We are carried through life in a flood of such instructions, some needful of learning, some wrong; some unlearned, never learned, or learned badly. All of us are lifelong students enrolled in the school of experiences, a university whose classes are taught in the midst of a vast river: now calmly flowing, now surging. Drop out and avoid experiences at your peril: little learning is found below deck, where the beautiful, sunny, glorious days on the water will also be missed. No perfect grades, either, even for those of us who man the sails and survive the episodes of seasickness.

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Since I’ve been on the voyage for a while I thought it might be useful to pass along some ideas not expressly taught, not usually written, and not often offered as sage advice. This is not exhaustive and not everything you will read here can be proven. Still, I began this blog with the idea of presenting ideas about life for my children and I now have a grandson who might profit from them (or run screaming into the night believing elders are best ignored). Here, then, for whatever value you assign, are off-beat bits of what I think I know:

  • I have met no one I thought to be completely evil, evil 24/7. We’d have an easier time identifying them if they were. Indeed, some of the least trustworthy folks were quite charming and generous. The world is full of gray tones. Still, dark gray is to be avoided.
  • Life lessons are often age-dependent. The lessons of youth apply to that time, the lessons of age to another time. Just as the customs of one country differ from another and must be used in the right place and moment, one should acquire the knowledge applicable to the period of life in which you live and use it in a timely way. Perhaps our learning ought to come with a “use by” date. Beware of employing old, once effective strategies which now fail with some regularity. We cannot “freeze dry” our lives. We must continue to adapt.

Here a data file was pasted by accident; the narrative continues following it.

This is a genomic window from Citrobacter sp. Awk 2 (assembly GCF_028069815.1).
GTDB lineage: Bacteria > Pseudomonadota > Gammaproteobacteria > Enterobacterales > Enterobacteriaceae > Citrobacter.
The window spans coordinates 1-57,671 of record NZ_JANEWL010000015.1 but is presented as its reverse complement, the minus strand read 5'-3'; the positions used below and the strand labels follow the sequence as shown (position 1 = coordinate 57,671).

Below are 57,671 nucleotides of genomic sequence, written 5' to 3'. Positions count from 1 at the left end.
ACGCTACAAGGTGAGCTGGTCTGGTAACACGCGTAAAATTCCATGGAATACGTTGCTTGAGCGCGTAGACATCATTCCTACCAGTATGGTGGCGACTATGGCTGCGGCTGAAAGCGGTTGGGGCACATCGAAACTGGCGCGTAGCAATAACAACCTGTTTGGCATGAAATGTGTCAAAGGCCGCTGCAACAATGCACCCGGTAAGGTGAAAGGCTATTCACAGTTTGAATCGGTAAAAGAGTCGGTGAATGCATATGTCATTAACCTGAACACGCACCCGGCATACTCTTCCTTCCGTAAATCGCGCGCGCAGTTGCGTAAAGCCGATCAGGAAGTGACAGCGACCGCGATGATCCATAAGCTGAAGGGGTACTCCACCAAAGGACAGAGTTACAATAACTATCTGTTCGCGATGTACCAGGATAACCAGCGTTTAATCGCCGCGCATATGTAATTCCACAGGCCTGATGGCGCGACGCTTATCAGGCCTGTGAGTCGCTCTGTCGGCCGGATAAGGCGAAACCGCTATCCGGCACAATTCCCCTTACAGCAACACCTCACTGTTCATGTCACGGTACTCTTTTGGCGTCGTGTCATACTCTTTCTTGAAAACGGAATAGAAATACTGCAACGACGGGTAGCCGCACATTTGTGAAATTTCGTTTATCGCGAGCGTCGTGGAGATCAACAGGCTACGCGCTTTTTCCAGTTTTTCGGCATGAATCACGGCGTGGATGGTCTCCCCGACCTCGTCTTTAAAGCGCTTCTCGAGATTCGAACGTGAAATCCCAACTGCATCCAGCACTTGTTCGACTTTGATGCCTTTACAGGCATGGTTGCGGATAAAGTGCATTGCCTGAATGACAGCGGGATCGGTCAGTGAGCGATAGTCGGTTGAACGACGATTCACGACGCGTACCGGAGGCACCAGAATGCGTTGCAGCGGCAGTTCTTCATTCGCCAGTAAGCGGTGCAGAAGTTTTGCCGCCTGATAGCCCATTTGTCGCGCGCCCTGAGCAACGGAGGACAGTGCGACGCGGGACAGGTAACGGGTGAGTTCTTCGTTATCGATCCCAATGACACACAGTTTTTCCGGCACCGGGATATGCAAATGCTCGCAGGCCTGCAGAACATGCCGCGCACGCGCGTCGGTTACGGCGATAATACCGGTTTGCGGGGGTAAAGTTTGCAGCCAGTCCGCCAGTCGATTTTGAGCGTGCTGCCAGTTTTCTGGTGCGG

• “Some people are so busy learning the tricks of the trade that they never learn the trade.” So said Vernon Law, the best pitcher in baseball in 1960 and a member of the World Series Champion 1960 Pittsburgh Pirates.
  • Fame, that is to say “celebrity,” is fleeting. Ask Vernon Law, still alive at 86. I’ll bet you don’t know his name unless you were a baseball fan 50 years ago or live in Pittsburgh. Nonetheless, I’d have loved to spend one day in Willie Mays’s skin in his prime, a contemporary of Mr. Law. I’m sure I’d immediately have become addicted to the excitement and adulation.

13 Oct 1960, Pittsburgh, Pennsylvania, USA --- 10/13/1960-Pittsburgh, PA: Photo shows the seventh game of the World Series between the New York Yankees and the Pittsburgh Pirates. Vernon Law, Pittsburgh Pirates pitcher, is shown in mid-pitch action. --- Image by © Bettmann/CORBIS

  • “It is what you read when you don’t have to that determines what you will be when you can’t help it.” And just think, Oscar Wilde wrote this before Kim Kardashian was born.
  • If you believe everybody should be able to reason his way out of a paper bag, remember that half of the population has an IQ score below 100.
  • “If you want revenge, be sure to dig two graves.” An old Italian expression about the cost of undiminished anger.
  • The older you get the more time you spend on maintenance. Your body requests nothing when young, quietly obeying your every command, but recording your debt to it. The bill comes due later. By 29 I had to stretch before softball games. As I approached the age at which my dad had a heart attack (47) I began regular aerobic exercise to stay in shape. Stretching by now was a time-consuming daily event. Doctor visits, instances of physical rehabilitation, and occasional surgery enter the picture for many of us, jamming up the schedule. All of this happens gradually, little things accumulate. The change is both astonishing (because you didn’t think it would happen to you) and unremarkable (because you adjust to most of the nicks, scratches, and dents). Things wear out, something you knew abstractly, but hadn’t yet lived. Then you begin to have regular conversations with your friends frontloaded with physical concerns. You hear yourself making comments like this:

“The funniest thing happened yesterday, Steve. I was relaxing in front of the TV and — in the middle of everything — my nose fell off. Lucky for me, I caught it on the way down. A little glue and it looks like new, right?”